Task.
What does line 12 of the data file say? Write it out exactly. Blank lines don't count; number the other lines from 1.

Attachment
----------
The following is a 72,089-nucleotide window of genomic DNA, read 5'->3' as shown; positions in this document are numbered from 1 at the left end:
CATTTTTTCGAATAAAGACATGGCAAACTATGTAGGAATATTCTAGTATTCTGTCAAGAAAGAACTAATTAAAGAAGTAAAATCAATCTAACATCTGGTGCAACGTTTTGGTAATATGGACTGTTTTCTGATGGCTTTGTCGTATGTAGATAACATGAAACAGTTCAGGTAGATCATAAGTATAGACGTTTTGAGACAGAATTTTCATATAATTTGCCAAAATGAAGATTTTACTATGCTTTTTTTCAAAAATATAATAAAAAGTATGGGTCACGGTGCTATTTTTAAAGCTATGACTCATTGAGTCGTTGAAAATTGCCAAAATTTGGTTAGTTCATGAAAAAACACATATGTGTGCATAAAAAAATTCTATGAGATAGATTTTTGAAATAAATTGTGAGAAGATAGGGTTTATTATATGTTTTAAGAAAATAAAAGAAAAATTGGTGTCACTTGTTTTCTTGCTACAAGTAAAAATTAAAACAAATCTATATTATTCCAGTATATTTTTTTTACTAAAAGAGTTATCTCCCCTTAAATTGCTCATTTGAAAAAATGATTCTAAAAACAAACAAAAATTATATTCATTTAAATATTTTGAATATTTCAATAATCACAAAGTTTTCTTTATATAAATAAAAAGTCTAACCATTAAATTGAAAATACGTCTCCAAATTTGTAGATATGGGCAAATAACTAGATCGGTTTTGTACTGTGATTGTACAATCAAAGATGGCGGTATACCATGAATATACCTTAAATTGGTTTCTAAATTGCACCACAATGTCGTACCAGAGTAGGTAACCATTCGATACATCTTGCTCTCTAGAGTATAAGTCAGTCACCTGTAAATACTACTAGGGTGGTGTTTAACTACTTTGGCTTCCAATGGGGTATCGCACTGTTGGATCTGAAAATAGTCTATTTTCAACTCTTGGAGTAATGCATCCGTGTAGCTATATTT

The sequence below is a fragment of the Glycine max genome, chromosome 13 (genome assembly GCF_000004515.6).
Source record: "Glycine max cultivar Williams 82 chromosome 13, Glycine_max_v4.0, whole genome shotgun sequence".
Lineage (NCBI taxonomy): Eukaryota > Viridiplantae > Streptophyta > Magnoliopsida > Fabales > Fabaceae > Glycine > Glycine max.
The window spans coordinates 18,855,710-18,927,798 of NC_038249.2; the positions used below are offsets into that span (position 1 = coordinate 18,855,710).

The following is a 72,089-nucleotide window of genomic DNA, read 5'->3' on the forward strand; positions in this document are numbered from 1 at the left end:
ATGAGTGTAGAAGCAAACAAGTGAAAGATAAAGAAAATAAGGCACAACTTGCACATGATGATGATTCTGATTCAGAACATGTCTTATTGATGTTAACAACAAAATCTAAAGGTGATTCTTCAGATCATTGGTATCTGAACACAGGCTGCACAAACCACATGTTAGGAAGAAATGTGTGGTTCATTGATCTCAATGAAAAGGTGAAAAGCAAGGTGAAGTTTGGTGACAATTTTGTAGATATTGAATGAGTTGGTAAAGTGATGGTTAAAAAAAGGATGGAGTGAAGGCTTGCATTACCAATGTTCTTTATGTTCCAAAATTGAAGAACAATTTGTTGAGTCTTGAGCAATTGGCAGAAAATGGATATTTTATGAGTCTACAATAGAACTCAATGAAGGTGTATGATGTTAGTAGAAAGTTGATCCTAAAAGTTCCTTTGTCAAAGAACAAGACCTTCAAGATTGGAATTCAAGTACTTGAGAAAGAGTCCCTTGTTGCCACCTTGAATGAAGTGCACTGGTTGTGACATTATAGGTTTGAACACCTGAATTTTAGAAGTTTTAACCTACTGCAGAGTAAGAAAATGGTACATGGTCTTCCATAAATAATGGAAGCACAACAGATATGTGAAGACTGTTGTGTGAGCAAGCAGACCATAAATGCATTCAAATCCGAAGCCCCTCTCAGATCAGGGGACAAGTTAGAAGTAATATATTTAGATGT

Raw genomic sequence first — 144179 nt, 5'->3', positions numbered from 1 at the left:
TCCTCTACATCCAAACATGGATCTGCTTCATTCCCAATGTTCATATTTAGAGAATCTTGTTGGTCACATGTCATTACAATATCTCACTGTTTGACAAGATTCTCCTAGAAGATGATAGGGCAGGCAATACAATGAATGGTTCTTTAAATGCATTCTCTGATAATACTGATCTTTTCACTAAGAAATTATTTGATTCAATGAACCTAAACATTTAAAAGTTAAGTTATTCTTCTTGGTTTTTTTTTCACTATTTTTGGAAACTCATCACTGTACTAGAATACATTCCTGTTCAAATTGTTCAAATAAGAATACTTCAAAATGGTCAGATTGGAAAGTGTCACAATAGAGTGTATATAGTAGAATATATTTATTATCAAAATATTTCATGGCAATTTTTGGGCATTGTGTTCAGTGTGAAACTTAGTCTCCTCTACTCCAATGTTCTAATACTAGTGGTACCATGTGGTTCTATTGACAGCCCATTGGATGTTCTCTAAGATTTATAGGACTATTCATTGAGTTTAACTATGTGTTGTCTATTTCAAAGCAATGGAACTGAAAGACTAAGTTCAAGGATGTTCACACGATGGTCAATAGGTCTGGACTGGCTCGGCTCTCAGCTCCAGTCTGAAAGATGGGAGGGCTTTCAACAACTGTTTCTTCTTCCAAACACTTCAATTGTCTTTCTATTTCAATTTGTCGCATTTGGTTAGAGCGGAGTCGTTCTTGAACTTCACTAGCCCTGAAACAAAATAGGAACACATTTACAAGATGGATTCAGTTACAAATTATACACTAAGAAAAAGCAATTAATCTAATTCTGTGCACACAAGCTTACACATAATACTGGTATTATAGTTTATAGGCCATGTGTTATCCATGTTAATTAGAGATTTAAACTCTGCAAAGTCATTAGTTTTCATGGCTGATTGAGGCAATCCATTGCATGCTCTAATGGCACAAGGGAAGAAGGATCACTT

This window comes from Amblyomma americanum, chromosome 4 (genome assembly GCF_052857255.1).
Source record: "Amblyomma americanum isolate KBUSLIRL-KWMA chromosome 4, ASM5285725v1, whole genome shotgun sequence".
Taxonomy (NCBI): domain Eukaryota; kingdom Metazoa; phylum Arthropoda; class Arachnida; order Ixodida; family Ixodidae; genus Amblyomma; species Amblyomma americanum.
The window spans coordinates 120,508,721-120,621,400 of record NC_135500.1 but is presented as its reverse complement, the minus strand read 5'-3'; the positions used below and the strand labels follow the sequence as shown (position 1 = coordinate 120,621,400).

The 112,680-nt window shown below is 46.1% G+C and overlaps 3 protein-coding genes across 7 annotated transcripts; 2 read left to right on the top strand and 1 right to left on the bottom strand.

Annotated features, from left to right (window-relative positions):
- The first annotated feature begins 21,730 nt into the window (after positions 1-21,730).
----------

Source record: "Amblyomma americanum isolate KBUSLIRL-KWMA chromosome 4, ASM5285725v1, whole genome shotgun sequence".